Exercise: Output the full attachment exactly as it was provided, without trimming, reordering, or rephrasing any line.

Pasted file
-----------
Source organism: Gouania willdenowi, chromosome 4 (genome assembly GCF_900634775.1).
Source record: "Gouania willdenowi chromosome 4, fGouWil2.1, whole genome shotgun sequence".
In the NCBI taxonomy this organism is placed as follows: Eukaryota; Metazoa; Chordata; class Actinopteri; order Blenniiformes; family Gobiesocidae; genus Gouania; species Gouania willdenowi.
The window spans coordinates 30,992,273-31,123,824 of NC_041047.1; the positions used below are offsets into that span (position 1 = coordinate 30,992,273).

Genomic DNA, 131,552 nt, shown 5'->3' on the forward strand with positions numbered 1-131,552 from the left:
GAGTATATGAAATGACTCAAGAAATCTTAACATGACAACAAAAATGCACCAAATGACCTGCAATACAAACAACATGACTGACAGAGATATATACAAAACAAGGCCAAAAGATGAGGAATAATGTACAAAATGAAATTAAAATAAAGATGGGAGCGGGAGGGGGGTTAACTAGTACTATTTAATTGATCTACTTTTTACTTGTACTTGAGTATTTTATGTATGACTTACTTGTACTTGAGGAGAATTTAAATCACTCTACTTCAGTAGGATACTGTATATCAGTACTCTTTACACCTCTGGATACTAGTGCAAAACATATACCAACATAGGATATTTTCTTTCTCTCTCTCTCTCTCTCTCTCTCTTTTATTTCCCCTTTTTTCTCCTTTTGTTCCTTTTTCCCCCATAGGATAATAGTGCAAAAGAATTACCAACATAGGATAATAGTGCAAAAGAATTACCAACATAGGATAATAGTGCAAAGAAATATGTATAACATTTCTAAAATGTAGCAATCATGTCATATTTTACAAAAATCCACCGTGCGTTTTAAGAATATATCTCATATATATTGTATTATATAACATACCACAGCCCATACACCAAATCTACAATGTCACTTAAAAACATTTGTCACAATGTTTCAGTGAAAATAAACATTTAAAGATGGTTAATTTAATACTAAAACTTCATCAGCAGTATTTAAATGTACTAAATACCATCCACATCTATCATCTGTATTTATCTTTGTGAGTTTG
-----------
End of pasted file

Source organism: Gouania willdenowi, chromosome 4 (genome assembly GCF_900634775.1).
Source record: "Gouania willdenowi chromosome 4, fGouWil2.1, whole genome shotgun sequence".
In the NCBI taxonomy this organism is placed as follows: Eukaryota; Metazoa; Chordata; class Actinopteri; order Blenniiformes; family Gobiesocidae; genus Gouania; species Gouania willdenowi.
The window spans coordinates 30,992,273-31,123,824 of NC_041047.1; the positions used below are offsets into that span (position 1 = coordinate 30,992,273).

Genomic DNA, 131,552 nt, shown 5'->3' on the forward strand with positions numbered 1-131,552 from the left:
GAGTATATGAAATGACTCAAGAAATCTTAACATGACAACAAAAATGCACCAAATGACCTGCAATACAAACAACATGACTGACAGAGATATATACAAAACAAGGCCAAAAGATGAGGAATAATGTACAAAATGAAATTAAAATAAAGATGGGAGCGGGAGGGGGGTTAACTAGTACTATTTAATTGATCTACTTTTTACTTGTACTTGAGTATTTTATGTATGACTTACTTGTACTTGAGGAGAATTTAAATCACTCTACTTCAGTAGGATACTGTATATCAGTACTCTTTACACCTCTGGATACTAGTGCAAAACATATACCAACATAGGATATTTTCTTTCTCTCTCTCTCTCTCTCTCTCTCTTTTATTTCCCCTTTTTTCTCCTTTTGTTCCTTTTTCCCCCATAGGATAATAGTGCAAAAGAATTACCAACATAGGATAATAGTGCAAAAGAATTACCAACATAGGATAATAGTGCAAAGAAATATGTATAACATTTCTAAAATGTAGCAATCATGTCATATTTTACAAAAATCCACCGTGCGTTTTAAGAATATATCTCATATATATTGTATTATATAACATACCACAGCCCATACACCAAATCTACAATGTCACTTAAAAACATTTGTCACAATGTTTCAGTGAAAATAAACATTTAAAGATGGTTAATTTAATACTAAAACTTCATCAGCAGTATTTAAATGTACTAAATACCATCCACATCTATCATCTGTATTTATCTTTGTGAGTTTG